The US does not speak for the world when it comes to Syria
The reason for US President Barack Obama's turnaround on striking Syria without the approval of the American people is unclear. He may have been convinced by the British parliament's rejection of the idea last Thursday, or perhaps high-profile critics prompted his rethink. Whatever the motive, his decision to go to Congress is right. But even if lawmakers give the green light, that is not justification for military action; in keeping with international requirements, he then has to take his case to the UN Security Council.
There is a sector of the American establishment that believes otherwise. It contends that the US is the world's moral authority and has the right, through its economic and military power, to intervene in foreign matters as it sees fit. The claimed nerve gas attack on the outskirts of the Syrian capital on August 21 that killed more than 1,400 justifies a tough response, if proven true; international treaties ban chemical weapons. But even though such an incident crosses a "red line" marked by Obama a year ago, Syria poses no threat to the US or its interests.
Obama is under pressure to respond militarily for the sake of his credibility and that of the US. But credibility is never an excuse for foreign intervention, nor is the outcome of Syria's civil war for Americans to decide. British Prime Minister David Cameron's defeat in a parliamentary vote for involvement robbed Obama of his top ally, leaving France as the only major backer. He will meet his French counterpart, Francois Hollande, and lobby President Xi Jinping on the sidelines of the G20 summit starting in St Petersburg today.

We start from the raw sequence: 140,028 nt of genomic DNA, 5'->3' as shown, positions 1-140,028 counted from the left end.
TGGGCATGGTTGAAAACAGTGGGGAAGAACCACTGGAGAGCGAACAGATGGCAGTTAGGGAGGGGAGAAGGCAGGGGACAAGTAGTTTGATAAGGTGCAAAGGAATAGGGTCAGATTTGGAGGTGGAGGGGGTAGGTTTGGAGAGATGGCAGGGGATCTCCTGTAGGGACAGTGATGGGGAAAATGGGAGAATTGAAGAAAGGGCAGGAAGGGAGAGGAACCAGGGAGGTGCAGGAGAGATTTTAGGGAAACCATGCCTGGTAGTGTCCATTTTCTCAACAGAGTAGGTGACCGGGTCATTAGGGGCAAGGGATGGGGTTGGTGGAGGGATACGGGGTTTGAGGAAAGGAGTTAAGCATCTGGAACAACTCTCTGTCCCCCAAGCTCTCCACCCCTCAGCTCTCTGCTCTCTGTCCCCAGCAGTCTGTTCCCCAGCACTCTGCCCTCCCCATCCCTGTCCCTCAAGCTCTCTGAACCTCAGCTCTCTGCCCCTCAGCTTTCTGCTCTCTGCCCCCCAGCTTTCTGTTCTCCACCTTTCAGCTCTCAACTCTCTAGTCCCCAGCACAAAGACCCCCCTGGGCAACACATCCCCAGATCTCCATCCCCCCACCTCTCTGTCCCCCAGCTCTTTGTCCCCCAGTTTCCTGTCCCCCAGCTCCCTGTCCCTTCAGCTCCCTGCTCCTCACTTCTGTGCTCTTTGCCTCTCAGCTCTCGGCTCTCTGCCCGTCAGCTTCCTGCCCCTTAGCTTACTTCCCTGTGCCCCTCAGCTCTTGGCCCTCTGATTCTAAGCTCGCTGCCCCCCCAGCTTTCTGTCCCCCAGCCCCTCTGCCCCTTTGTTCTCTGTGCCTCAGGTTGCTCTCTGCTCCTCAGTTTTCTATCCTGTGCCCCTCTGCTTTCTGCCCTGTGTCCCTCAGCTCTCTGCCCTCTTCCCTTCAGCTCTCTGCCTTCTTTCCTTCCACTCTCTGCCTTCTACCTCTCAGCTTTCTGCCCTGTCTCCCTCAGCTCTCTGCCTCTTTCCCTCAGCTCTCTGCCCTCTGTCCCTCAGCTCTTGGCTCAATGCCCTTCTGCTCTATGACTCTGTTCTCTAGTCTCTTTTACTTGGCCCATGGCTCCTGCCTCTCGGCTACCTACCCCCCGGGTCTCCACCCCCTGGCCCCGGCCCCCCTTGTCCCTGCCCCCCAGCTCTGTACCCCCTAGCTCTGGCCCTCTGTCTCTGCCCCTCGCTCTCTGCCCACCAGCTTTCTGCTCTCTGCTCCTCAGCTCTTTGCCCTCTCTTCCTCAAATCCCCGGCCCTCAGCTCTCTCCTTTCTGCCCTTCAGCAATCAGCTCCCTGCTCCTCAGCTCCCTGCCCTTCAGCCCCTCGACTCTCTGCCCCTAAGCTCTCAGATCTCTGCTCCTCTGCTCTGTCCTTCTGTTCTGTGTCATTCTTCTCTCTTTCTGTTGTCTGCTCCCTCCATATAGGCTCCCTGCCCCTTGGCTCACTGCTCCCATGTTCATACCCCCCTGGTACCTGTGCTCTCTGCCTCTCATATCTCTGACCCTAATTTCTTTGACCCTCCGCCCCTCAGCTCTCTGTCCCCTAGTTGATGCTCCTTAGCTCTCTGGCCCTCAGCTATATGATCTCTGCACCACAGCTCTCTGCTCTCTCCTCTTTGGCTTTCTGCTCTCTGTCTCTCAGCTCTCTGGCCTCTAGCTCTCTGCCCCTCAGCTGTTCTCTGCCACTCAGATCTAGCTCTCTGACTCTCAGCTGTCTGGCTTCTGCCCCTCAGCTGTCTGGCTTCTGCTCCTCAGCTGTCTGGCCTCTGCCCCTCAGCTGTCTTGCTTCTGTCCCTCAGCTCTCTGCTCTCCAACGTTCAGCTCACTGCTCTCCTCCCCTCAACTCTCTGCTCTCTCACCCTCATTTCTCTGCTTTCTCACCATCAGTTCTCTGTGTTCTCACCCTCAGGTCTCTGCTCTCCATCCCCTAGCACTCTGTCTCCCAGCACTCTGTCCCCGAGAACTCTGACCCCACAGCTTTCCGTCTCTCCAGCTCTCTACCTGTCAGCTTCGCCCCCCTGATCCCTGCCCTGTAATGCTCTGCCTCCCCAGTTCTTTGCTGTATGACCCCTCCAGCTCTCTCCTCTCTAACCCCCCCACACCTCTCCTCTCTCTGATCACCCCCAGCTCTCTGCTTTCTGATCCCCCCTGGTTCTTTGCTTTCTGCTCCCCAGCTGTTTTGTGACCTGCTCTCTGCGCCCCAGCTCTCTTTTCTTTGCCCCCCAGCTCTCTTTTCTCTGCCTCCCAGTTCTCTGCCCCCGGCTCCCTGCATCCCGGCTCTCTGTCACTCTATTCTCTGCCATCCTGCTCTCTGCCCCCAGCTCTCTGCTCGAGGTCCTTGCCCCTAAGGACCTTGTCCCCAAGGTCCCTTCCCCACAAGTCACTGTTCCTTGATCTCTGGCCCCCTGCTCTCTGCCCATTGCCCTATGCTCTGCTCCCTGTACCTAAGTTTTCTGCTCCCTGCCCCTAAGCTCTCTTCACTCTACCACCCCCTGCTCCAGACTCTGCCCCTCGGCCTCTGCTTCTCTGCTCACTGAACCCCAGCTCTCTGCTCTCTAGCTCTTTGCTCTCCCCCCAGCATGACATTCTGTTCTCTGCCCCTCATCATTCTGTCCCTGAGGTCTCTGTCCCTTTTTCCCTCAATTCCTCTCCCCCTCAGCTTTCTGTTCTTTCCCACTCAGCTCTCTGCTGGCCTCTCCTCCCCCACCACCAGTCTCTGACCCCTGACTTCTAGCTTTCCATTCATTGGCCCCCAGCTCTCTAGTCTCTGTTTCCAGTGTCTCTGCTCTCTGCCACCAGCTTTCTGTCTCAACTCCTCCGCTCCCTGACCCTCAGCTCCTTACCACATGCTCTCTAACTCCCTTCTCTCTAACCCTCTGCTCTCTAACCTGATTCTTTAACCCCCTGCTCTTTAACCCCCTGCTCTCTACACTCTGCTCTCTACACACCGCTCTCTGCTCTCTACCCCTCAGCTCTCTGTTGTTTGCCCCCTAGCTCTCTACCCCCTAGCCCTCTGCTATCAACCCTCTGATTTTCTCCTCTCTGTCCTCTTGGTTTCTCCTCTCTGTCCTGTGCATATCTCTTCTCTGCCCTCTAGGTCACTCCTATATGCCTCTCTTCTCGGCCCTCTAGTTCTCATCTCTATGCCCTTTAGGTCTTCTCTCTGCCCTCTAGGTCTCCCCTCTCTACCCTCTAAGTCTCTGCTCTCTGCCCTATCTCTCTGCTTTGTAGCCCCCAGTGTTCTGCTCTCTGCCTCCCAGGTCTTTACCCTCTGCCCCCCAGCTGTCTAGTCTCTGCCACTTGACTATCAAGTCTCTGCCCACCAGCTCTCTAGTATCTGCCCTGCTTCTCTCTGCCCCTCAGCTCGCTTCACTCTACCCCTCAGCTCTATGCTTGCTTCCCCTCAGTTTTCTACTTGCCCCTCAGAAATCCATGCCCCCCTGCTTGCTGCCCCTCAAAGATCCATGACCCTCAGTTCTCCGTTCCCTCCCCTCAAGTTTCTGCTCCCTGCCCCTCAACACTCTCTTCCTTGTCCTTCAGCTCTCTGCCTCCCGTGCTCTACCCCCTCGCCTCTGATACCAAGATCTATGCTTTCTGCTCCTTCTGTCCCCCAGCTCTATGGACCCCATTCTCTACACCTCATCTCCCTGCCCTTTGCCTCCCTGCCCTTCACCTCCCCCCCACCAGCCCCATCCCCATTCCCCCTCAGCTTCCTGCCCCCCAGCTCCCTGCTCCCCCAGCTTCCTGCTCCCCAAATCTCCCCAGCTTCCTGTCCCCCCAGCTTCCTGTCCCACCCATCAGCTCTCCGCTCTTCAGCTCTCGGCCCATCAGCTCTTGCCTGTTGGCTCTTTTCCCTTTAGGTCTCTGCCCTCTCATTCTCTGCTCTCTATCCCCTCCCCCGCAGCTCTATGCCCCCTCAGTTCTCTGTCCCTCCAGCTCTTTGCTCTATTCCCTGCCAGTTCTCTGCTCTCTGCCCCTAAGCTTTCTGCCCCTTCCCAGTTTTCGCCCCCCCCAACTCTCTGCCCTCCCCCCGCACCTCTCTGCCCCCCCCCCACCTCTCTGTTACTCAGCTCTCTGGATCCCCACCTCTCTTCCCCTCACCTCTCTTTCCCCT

US presidents have for six decades ignored their country's constitution when sending the military into action. Congress has the sole power to declare war, but since Harry Truman launched the Korean war in 1950, it has been sidestepped or manipulated by commanders-in-chief. Obama, a former constitutional law professor, well knows this. While campaigning for the presidency in 2007, he pointed out that the president "does not have power under the constitution to unilaterally order a military attack in a situation that does not involve stopping an actual or imminent threat to the nation".
With the global appetite for war lacking after the debacle of the Iraq misadventure, he has rejected history and gone to lawmakers. But even if they can be convinced that a war crime has been committed, Congress does not speak for the world. No nation has the right to act in Syria without UN consent.